Aortic stenosis

The heart valve that separates the left ventricle from the aorta may lose its flexibility as a result of ageing or inflammation. The heart valve is no longer able to open fully, thus restricting the flow of blood.

What is aortic stenosis?

Aortic stenosis is usually associated with increasing age. The aortic valve - which separates the left ventricle from the aorta - loses its flexibility as a result of age-related or inflammatory changes. Consequently, aortic stenosis refers to a narrowing of the valve between the left ventricle and the aorta. As the valve can no longer open fully, it impedes blood flow to the rest of the body, which puts increased strain on the heart.

If left untreated for a number of years, this will result in reduced exercise capacity and heart failure. Depending on the severity of the condition, aortic stenosis may remain undiagnosed for a number of years. As a rule, treatment becomes necessary once symptoms develop, as the prognosis of symptomatic patients, and survival rates, are poor.

 

 

What are the main symptoms?

  • Heart failure that may be associated with reduced exercise capacity, as well as shortness of breath during exercise or even at rest.
  • Angina pectoris (e.g. as chest pain upon exertion) due to aortic stenosis causing an inadequate supply of blood to the heart muscle.
  • Syncope (sudden loss of consciousness) due to arrhythmia, which develops as a result of the condition.

ECG results that show a considerable increase in the average pressure gradient across the aortic valve, are an important indicator of severe aortic stenosis (Fig. 1).


Diagnosis of aortic stenosis

  • Auscultation (listening to the sounds of the heart using a stethoscope): aortic stenosis produces characteristic sounds in the heart, which can be detected with the help of a stethoscope.
  • Echocardiography (ultrasound examination of the heart): this is the most important examination in the diagnosis of aortic stenosis, as it allows the visualization of relevant structures. The physician can use it to measure the pressure gradient across the diseased valve, an important indicator of the degree of stenosis (narrowing) present.
  • Left heart catheterization (a sound probe inserted into the heart via blood vessels in the arms or legs): this procedure allows the physician to take direct measurements of the pressure gradient across the diseased valve. This is important in determining the severity of stenosis (narrowing) present, and allows the visualization of other areas that may be affected by reduced blood flow.
  • Cardiac CT: at this point in time, this procedure is only of minor significance in the diagnosis of aortic stenosis.
  • Cardiac MRI: at this point in time, this procedure is only of minor significance in the diagnosis of aortic stenosis.

Treatment for aortic stenosis

  • Medication
  • Standard treatment
  • Transcatheter aortic valve implantation (TAVI)
  • Balloon valvuloplasty

Medication
Medications can be used to ease the early symptoms of aortic stenosis. However, they do not have any significant impact on the future course of the disease.

Standard treatment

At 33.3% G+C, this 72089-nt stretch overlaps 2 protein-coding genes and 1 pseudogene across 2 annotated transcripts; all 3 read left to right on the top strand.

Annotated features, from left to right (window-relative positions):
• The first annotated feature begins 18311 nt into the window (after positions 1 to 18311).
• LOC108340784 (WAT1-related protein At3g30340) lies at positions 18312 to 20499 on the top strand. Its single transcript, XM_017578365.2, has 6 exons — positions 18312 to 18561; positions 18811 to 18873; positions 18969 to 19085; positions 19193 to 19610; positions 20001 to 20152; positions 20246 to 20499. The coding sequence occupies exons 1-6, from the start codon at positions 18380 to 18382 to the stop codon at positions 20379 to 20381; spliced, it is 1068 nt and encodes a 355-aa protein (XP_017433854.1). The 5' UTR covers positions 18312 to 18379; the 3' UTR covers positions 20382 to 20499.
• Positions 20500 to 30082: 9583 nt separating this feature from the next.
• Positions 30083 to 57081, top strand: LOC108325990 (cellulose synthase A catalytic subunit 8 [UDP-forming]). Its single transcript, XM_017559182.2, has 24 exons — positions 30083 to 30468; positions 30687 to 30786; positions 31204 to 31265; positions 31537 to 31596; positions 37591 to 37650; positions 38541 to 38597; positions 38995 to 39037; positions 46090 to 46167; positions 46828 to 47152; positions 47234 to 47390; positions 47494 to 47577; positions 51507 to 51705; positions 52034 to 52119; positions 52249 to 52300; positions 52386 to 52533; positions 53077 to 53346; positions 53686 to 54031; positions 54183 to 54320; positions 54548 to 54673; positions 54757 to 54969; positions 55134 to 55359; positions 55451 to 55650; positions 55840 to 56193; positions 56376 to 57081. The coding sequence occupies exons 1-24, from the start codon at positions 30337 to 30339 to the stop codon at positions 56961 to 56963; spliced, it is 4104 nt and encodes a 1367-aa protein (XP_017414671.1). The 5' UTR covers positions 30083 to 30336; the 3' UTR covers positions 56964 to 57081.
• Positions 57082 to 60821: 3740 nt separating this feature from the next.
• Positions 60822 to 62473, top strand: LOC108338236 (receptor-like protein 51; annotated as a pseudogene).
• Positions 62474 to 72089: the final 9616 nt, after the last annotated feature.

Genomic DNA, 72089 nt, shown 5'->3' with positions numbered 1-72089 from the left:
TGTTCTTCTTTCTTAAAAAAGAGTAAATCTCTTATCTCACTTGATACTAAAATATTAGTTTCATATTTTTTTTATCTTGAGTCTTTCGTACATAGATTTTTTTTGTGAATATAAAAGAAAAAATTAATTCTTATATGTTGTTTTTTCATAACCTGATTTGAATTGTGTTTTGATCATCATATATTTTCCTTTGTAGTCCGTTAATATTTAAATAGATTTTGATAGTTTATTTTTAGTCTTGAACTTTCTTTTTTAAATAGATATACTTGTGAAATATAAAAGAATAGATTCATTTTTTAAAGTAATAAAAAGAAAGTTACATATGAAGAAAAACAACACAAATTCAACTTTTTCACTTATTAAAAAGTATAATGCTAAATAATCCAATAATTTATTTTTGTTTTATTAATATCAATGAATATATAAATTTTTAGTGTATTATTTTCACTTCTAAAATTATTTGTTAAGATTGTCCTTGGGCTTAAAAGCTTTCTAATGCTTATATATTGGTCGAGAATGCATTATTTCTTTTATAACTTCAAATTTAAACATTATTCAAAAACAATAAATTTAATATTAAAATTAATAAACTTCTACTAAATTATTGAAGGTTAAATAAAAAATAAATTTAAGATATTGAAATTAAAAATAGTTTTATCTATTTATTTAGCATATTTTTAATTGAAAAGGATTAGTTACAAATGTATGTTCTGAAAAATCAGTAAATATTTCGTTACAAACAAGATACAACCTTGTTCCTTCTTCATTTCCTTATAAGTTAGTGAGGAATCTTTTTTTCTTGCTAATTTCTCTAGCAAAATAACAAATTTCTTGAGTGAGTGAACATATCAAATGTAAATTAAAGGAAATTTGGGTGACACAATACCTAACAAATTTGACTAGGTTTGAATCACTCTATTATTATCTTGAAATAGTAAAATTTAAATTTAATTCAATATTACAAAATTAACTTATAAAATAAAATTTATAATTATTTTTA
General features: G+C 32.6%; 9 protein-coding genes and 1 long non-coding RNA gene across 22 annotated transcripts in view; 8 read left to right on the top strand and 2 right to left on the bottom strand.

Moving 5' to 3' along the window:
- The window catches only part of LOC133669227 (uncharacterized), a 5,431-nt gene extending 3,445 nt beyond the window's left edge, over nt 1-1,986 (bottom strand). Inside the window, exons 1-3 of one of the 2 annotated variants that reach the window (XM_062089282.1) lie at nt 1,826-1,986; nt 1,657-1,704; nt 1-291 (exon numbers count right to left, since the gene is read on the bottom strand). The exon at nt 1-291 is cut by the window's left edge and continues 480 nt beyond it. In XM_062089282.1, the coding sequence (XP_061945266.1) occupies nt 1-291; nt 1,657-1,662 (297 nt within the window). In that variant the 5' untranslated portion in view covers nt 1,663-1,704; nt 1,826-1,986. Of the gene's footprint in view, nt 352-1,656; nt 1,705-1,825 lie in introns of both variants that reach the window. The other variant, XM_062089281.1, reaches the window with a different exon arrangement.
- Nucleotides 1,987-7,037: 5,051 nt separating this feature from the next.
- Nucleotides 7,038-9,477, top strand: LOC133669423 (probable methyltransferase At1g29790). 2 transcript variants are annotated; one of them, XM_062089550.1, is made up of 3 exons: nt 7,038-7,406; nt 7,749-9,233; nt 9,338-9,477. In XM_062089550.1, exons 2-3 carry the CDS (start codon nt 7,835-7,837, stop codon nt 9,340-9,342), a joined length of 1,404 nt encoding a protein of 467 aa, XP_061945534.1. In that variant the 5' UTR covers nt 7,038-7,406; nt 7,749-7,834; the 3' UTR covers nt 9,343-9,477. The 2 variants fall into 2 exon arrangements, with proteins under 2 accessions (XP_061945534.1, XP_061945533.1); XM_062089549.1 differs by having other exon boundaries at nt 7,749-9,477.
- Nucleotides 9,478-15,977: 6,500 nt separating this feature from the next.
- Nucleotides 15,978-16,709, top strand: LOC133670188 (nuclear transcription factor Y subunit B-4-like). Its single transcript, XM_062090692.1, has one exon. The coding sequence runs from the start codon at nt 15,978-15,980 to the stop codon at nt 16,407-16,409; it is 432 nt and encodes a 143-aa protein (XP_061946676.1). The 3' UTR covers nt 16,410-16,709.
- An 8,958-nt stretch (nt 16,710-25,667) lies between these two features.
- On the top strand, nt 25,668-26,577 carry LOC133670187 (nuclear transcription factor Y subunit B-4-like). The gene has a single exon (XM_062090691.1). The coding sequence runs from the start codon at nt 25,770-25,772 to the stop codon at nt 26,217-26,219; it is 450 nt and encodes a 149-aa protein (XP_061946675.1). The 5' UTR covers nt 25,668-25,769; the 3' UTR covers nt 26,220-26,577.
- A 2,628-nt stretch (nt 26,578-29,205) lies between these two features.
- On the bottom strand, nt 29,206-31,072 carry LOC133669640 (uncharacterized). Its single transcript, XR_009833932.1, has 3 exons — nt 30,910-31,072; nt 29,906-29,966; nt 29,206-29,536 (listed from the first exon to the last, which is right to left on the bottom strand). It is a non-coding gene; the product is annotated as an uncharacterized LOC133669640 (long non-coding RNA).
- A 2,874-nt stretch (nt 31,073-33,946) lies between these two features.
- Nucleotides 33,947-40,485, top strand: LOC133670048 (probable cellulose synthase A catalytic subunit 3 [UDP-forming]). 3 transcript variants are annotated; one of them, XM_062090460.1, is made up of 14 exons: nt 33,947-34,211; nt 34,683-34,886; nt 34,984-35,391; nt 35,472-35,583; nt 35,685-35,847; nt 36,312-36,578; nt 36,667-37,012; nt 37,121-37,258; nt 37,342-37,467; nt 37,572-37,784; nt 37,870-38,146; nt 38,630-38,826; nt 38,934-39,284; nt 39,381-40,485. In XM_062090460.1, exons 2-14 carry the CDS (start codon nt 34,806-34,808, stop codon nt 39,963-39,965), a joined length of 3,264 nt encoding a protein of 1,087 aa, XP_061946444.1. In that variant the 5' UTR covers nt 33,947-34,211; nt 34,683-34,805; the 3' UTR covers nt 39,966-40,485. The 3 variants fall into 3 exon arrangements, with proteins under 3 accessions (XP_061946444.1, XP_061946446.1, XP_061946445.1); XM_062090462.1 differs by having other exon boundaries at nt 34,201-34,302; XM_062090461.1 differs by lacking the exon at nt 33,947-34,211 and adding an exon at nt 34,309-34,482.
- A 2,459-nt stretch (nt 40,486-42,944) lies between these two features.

The standard treatment for aortic stenosis consists of the replacement of the diseased valve with a prosthetic valve (tissue or mechanical).

Transcatheter aortic valve implantation (TAVI)
Transcatheter aortic valve implantation (TAVI): this procedure is particularly suited for patients who, due to advanced age or concomitant disease, are at increased risk of complications during surgery. During this procedure, a valve, which is mounted onto a delivery catheter, is implanted via a blood vessel in the groin (transfemoral) or via an incision directly into the apex (tip) of the heart (transapical).

The first-in-man procedure was performed in 2002. Since 2007, this procedure has become increasingly widespread. In terms of experience with TAVI procedures, Germany's position is unparalleled in the world. Brandenburg Cardiac Centre is one of Germany's "High Volume Centers" and as such has significant experience with this procedure. Physicians from the Center's Cardiology and Cardiac Surgery Departments, who perform this procedure in our Center, also provide training for other physicians around the world.

Balloon valvuloplasty
While valvuloplasty (catheter-based procedure to widen the aortic valve using a balloon-catheter) can help ease symptoms in the short term, its long-term effects are limited.


 

ESC Working Group on Valvular Heart Disease Position Paper

European Heart Journal
eurheartj.oxfordjournals.org


Transcatheter Aortic-Valve Implantation for Aortic Stenosis in Patients Who Cannot Undergo Surgery
The New England Journal of Medicine
www.nejm.org

 

 
 
 
 
Relevant information

Emergency numbers

  • Emergencies only:
    112
    Our Emergency Department:
    +49 3338-69 45 21

Contact person

  • Univ.-Prof. Dr. med.
    Johannes Albes
    Head of Department of Cardiac Surgery at Brandenburg Heart Center

    PA to the Head of Department Gudrun Gaal
    Immanuel Hospital Bernau Brandenburg Heart Center
    Ladeburger Str. 17
    16321 Bernau bei Berlin
    T +40 3338 694-510
    F +49 3338 694-544
    send email
    download vcard

  • Univ.-Prof. Dr. med.
    Christian Butter
    Head of the Department of Cardiology, Immanuel Hospital Bernau Brandenburg Heart Center

    PA to Head of Department Christine Meinecke
    Immanuel Hospital Bernau Brandenburg Heart Center
    Ladeburger Str. 17
    16321 Bernau bei Berlin
    T +49 3338 694-610
    F +49 3338 694-644
    send email
    download vcard

Direct links

 
 

On this website, we use cookies, analysis tools to anonymise the access to our website, and plugins to offer social media features. By visiting our site you give us your consent for this use. For more information and tips on how to prevent cookies, please see our Privacy Policy

OK